But these courses aren't cheap. Depending on whether you take them online or in an instructor-led course at a local community college, the coursework leading up to the lowest level of certification can cost in excess of $2000. On the other hand, Ziob estimates that the starting pay for network engineers at that certification level is about $60,000 per year. And if you want to keep your networking skills up to date, they are the only game in town. "The rate of technological innovation is getting faster," says Toby Richards, Microsoft's director of higher education, and traditional educational institutions can't keep up.

Although "internal" corporate universities put less stress on the pocketbook--most students draw their usual salary while they learn--career changers looking for training may find them less useful. "Our university is primarily for the benefit of our employees," says Arun Agrawal, dean of Motorola University. But the pressures of the tight labor market are forcing some companies to reconsider this narrow view of the corporate university.

Wheeler says he's seen a tremendous growth in the number of corporations that link recruitment and education into a talent production pipeline. "Today, companies rely on human capital, which they can either acquire or create," Wheeler tells Next Wave, "and many companies are finding that it is faster to create it." General Electric and Charles Schwab, he says, are leaders in forging talent pipelines to train new employees.

And from an employer's standpoint, corporate universities don't just turn out skilled employees. Many business leaders also believe that corporate universities help to instill employee loyalty. By providing free on-the-job training in important new job skills to their employees, corporations are able to retain a higher percentage of their most skilled employees. "A corporate university is a great retention tool," says Wheeler. And employees benefit from the opportunity to add to their skill set without going back to school. "Skills get obsolete quickly," says Agrawal. "So every Motorola employee gets a minimum of 5 days of training per year, and most take 10."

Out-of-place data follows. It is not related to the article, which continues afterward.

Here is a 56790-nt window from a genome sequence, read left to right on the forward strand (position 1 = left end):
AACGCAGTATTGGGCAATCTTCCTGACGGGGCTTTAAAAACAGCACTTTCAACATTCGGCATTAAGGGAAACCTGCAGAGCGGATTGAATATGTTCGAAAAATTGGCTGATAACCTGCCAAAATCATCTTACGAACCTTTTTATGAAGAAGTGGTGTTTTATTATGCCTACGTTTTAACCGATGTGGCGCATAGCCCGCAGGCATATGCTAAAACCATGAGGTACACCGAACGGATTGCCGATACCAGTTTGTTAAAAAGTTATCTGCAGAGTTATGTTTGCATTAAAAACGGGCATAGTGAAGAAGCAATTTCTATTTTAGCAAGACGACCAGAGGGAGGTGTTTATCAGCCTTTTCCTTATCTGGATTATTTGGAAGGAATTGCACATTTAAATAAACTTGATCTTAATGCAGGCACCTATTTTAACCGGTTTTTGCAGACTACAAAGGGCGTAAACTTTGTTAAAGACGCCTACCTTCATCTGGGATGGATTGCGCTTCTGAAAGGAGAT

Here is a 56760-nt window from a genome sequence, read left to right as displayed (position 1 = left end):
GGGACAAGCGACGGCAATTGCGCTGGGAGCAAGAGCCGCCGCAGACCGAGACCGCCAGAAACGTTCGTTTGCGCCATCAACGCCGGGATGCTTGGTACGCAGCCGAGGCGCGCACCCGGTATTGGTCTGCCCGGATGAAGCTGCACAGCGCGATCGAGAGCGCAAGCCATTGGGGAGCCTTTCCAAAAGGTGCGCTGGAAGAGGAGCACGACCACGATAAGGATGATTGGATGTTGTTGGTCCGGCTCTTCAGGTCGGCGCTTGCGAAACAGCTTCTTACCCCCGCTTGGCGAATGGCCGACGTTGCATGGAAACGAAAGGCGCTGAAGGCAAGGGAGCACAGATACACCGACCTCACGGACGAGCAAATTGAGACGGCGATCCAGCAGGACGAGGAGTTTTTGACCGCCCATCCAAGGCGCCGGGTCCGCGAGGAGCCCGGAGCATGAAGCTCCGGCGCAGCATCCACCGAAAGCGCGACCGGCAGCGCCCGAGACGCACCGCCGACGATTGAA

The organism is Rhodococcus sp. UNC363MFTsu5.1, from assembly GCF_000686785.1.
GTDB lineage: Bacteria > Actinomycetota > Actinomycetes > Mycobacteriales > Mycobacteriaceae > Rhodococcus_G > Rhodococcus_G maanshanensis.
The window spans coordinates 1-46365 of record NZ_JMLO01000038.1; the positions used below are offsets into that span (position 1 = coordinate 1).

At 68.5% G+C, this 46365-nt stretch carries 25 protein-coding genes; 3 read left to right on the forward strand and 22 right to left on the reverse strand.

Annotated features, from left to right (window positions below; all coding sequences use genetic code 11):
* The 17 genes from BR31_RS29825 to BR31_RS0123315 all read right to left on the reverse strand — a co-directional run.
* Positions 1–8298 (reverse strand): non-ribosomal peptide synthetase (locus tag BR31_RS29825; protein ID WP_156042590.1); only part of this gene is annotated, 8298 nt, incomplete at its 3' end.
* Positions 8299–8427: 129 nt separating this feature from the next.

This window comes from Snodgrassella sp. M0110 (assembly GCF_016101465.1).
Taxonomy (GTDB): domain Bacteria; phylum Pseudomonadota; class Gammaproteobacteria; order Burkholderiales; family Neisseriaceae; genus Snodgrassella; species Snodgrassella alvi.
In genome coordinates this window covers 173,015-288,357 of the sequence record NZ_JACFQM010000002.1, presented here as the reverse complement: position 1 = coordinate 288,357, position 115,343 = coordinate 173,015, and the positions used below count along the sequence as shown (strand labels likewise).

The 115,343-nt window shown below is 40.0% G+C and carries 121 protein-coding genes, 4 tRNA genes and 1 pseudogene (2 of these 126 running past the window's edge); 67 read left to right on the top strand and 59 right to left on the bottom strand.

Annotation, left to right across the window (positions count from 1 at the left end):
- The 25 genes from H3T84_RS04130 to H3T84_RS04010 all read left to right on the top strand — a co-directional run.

How do career changers find their way into the company pipeline? It can be tricky, because not all corporations have one, and those that do may not actively advertise it. Wheeler's advice is to pick a few interesting companies and then get on the Internet. As you search, "look for the ones that teach a well-defined curriculum," Wheeler tells Next Wave. "Those that work only on individual skills like public speaking generally fail."

And when you do find a good corporate university, use it! "People with multiple skill sets are the ones who move up," says Wheeler.